Mr. Bickford made most wooden boats from pine strips nailed to oak ribs. Other boats were pine planked and then nailed to oak ribs. Wooden lobster boats were very moveable, yet quite slow when compared to today’s fiberglass diesel rigs. In many ways they were like logs and could withstand choppy seas quite well and they were safe! Mr. Bickford also made many punts and larger skiffs (16- footers with higher sides). Many young men, including me, had their start in one of the larger skiffs.
Wooden boats required a lot of maintenance. By spring boats had dried out and needed to be recaulked. Once in the water for a few days, the wood swelled and the boat became watertight. Most wooden boats leaked from some source, so many fishermen carried long, galvanized hand pumps. In later years electric pumps were used. Boat were scrubbed, brushed and then painted. The upper hull and cabin were usually white, red or black, but the lower hull and keel were always “coppered.” This part of the job was awful, because the painter had to lie on his back on cold ground and paint above his head. Naturally, much of the copper-based paint fell on him. Because of the growth of barnacles, mussels, and such on the hull, especially if the boat was on the mooring a long time, the hull had to be scraped before a new coat of copper paint was applied. Typically a boat would be beached for two days and one side of the hull would be painted at a time. Inspection of coolant pipes would also be done at this time. Without proper maintenance, a slow boat would be even slower!
Equipment we used:
The boat rests on a wooden cradle and has been hauled up to the summer parking lot for the winter.
In the off-season, boats were hauled from the water and stored on wooden cradles. Come spring, boats in their cradles were hauled onto the shore, usually by Jack Conroy’s tow truck, and floated out of their cradles at high tide. The cradles were weighted down with sandbags before the tide came in. To release a boat from its cradle men would push from the boat with oars or poles. It was much harder to put a boat into a cradle in the fall. During the summer cradles were anchored on the marsh behind Bayley’s Lobster Pound and, although somewhat waterlogged, sandbags were needed to help sink the cradles when boats were hauled. For many years, there were wooden pilings up river from the pier near the channel where some men used the pilings to hold cradles in place while running boats onto them. Often it took more than one attempt! At low tide, Jack Conroy would use his wrecker to winch the boat and cradle up to the Co-Op gravel parking lot. Because of the weight difference in the fall, Conroy often had to attach an oil truck to the front of his wrecker to keep it from dipping back. There was a tremendous strain on the two steel cables of the wrecker’s winch. Each year, everyone was afraid they would snap! Yet, each boat was brought to the parking lot for the winter. It was common for powerboats to be hauled in their cradles to the fisherman’s house, where he would have easy access to repair and paint his boat the next spring.
Equipment we used
This bait sponger was a homemade item used by lobster fishermen consisting of a wood handle and stainless steel rod. A notch was made in the rod using a hacksaw. The lobstermen would push the rod through the eyes of filleted fish onto the bait line of each trap. The line was nailed to the bottom of the trap and tied to the top holding the fish in place and the door shut. This was in use until herring bait replaced it.
In early days lobster fishermen would hand-line sculpin or mackerel to use for bait. Later a bait man, Mr. McCabe, brought filleted redfish from Portland to our river. He had a special dump truck fitted with two tanks to hold the filleted fish, which he sold for 50 cents a bushel, cash only. Many waited for the bait man at the shore or at the Co-Op where they gambled upstairs. Mr. McCabe announced his arrival by tooting his truck’s horn. Bait was dumped into a punt a bushel at a time, rowed out to boats, put into barrels and salted. Bait was delivered once or twice a week; most men bought 4 to 6 bushels. One to three whole filleted fish were used for each trap. Baiting was accomplished by using a “sponger” to thread a bait string through the fish’s eye sockets. The sponger was a steel rod with a wooden handle and a hook at the end for the bait string. The line from the middle bumper of the trap was laid into it and then the bait would slide into the trap. The bony skull of the fish held the bait on the line while the oily redfish attracted the lobsters. Other oily fish, such as pogies, were also used.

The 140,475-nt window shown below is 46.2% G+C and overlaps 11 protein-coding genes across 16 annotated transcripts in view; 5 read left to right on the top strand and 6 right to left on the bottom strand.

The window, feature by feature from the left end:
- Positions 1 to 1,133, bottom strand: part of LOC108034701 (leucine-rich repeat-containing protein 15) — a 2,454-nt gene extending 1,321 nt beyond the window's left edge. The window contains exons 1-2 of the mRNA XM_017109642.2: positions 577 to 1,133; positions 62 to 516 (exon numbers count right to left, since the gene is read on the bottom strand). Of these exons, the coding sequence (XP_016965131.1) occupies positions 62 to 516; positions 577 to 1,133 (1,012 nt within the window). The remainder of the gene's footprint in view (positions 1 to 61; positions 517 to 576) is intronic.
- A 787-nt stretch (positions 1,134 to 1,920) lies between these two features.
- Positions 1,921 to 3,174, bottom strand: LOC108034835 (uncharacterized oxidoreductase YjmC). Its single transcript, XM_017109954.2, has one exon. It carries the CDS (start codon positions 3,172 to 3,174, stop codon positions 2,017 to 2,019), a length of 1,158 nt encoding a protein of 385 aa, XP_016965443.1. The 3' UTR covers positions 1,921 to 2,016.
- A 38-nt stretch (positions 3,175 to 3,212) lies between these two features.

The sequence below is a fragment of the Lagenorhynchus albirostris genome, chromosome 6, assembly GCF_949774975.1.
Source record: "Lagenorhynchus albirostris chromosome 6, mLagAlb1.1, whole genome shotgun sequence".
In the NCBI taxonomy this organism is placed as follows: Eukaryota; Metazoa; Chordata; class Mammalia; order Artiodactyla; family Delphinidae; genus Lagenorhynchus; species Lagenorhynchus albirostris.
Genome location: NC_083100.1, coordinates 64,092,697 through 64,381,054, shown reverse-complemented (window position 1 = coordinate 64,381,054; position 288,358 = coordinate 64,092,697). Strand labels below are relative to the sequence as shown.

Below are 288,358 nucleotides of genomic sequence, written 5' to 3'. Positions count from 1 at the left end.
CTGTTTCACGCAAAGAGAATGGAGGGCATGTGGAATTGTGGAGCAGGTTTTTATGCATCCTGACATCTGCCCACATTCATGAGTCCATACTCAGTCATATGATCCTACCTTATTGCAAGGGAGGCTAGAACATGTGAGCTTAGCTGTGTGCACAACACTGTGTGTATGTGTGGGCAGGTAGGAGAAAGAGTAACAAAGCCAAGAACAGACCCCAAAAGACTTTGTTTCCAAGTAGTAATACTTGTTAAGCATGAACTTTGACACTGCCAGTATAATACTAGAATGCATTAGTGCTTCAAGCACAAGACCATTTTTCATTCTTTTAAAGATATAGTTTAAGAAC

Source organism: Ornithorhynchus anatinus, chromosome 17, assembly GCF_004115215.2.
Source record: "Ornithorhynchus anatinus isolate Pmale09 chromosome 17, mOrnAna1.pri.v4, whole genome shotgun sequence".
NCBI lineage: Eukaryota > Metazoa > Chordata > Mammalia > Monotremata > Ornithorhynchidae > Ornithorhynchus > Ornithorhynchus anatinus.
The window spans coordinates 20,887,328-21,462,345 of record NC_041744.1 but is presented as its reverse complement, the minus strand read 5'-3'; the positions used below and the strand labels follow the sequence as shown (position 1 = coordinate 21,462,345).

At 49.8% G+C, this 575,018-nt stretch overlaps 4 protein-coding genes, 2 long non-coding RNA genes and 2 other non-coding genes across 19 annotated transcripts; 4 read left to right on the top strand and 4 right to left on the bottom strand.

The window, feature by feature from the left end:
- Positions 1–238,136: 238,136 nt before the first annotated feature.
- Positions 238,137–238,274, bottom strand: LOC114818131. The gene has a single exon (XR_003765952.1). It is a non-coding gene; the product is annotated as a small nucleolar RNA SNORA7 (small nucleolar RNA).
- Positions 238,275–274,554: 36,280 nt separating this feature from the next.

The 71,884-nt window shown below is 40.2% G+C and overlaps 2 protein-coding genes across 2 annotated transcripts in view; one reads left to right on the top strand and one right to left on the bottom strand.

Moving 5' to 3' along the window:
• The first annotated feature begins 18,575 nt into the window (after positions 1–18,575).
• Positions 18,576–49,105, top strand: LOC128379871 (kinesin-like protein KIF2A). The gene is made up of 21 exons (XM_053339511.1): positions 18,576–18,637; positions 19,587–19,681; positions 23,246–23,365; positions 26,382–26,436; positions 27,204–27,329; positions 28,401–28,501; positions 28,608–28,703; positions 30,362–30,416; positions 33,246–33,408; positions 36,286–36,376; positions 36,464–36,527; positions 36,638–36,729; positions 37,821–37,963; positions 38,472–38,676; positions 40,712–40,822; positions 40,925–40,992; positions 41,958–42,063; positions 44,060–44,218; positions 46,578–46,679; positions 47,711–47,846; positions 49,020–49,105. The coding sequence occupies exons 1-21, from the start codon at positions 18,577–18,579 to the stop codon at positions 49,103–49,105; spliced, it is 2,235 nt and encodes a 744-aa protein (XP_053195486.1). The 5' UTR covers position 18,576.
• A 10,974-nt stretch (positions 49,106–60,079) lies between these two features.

Alewives were the fish of choice for bait when they “ran” in late May and early June, because lobsters were attracted to their oils. We would dip-net them by the thousands as they migrated up the rivers to spawn in fresh water! It was not unusual to have anywhere from three to seven fish at each dip of the net. Before the 1956 Pine Point Road overpass was built, the best place to dip-net alewives was across the street from Snow’s factory
Equipment we used:
Once boats had engines, winches were used to haul traps. A belt attached to the engine’s shaft pulley operated the winch. It was not unusual for rope to get caught in the winch and the only way to stop it was to shut off the engine and hope it would start again. This could be dangerous, especially during the summer months when good fishing was close to ledges. It was also dangerous because the glass bobbers had to be brought up through the top pulley mounted on the hauling side of the boat. When hauling a trap, the propeller was stopped, the rope was then hand-pulled for a fathom or so and then rewound on the winch. Pot haulers operated by hydraulic pumps have replaced winches. Once the rope is set in the hauler’s groove, it’s essentially a hands-free operation to haul the rope and bobber into the boat.
Equipment we used:
Initially, bobbers were sealed glass bottles, usually beer or soda bottles, tied onto one-fathom lengths of rope fastened to the main line. Cork, such as used on nets, was also used. Styrofoam floats have replaced these earlier bobbers because they are safer than glass bottles.
Equipment we used:
David Thurlow used this buoy off the coast of Scarborough between 1953 and 1972. The rope is made of sisal, an organic material. Following World War II, nylon products were available and rope and twine for lobster trap nets were made from a synthetic product. Nylon was much stronger and did not rot, while the sisal decayed over time. The buoy was made from a cedar log turned on a lathe. In the same period of time styrofoam buoys and bobbers began to replace other products.
Cedar logs were used to make buoys. A lathe was used to shape a round buoy; a log cut in half with lathes nailed on each end made a “chopping-tray” buoy. No matter what shape, all buoys were branded and had a special pattern of paint color used to identify the owner of the trap. Most cellars or workshops in the older houses at Pine Point still have nails driven into sills on which freshly painted buoys were hung to dry.